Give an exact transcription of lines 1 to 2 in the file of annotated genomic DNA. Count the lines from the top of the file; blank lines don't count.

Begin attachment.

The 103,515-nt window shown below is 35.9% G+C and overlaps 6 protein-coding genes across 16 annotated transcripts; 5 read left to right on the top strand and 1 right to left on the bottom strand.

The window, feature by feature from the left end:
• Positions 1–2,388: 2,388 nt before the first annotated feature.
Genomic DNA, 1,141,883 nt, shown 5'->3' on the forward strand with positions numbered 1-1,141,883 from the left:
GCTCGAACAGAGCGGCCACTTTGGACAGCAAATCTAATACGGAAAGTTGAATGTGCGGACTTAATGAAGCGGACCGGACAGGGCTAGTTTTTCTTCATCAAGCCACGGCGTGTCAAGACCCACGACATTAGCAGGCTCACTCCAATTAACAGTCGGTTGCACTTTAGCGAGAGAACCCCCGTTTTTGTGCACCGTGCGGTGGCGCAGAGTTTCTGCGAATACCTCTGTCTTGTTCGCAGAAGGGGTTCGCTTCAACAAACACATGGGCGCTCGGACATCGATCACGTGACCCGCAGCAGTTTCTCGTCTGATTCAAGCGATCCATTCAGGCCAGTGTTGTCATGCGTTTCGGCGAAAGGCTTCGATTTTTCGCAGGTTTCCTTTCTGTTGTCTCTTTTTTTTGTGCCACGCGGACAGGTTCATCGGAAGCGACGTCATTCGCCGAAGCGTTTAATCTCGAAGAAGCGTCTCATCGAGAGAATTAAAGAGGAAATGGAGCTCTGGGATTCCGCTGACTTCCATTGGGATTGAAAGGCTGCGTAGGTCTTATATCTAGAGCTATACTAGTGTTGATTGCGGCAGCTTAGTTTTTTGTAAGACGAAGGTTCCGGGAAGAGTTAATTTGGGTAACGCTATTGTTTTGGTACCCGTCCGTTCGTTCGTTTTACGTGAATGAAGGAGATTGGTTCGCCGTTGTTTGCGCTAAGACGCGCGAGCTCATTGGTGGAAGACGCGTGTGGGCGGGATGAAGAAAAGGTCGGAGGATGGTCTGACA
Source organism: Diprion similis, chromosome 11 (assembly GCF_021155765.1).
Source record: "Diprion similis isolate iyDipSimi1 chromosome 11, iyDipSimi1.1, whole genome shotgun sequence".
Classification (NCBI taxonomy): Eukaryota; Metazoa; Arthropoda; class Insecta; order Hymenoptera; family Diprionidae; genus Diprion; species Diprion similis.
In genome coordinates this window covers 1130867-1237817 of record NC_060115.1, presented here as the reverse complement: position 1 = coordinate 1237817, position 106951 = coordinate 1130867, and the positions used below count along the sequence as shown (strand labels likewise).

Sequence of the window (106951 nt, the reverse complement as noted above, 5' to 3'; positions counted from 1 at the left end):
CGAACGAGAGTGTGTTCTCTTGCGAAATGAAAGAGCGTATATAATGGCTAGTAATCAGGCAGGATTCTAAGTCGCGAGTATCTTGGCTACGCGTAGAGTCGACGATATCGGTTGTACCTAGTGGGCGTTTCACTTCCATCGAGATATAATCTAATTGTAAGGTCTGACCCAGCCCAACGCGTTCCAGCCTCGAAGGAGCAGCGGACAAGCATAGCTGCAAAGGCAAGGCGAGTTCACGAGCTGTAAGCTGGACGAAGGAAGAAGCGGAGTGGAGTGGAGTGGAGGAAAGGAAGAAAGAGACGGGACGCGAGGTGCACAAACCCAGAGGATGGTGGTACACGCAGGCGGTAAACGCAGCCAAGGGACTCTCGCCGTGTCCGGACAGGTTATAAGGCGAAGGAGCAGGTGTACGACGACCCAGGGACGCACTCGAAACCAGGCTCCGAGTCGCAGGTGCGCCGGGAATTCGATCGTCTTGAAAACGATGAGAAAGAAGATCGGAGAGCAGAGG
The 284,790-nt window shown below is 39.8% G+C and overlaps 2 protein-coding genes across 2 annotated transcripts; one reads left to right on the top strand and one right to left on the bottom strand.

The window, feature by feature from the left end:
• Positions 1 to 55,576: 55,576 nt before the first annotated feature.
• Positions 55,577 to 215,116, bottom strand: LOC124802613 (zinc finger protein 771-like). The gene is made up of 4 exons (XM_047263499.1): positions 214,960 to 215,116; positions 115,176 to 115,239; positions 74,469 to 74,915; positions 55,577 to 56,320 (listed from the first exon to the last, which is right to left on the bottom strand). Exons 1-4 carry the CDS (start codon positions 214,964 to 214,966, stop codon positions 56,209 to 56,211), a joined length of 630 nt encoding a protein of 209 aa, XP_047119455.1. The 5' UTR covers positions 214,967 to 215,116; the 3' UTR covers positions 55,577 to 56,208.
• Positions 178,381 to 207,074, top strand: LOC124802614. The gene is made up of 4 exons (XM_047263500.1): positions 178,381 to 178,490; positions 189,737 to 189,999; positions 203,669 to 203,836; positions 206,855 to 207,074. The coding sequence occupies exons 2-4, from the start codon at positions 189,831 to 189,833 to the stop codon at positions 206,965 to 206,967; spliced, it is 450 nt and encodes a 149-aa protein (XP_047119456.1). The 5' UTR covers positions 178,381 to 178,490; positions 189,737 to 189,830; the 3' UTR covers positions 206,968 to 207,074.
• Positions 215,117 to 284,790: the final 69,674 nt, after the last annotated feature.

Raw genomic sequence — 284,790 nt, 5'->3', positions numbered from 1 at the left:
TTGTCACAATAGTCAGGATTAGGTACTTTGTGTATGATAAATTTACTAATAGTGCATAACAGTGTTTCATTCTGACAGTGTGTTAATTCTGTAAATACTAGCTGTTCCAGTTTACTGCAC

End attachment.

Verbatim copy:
The 103,515-nt window shown below is 35.9% G+C and overlaps 6 protein-coding genes across 16 annotated transcripts; 5 read left to right on the top strand and 1 right to left on the bottom strand.

The window, feature by feature from the left end: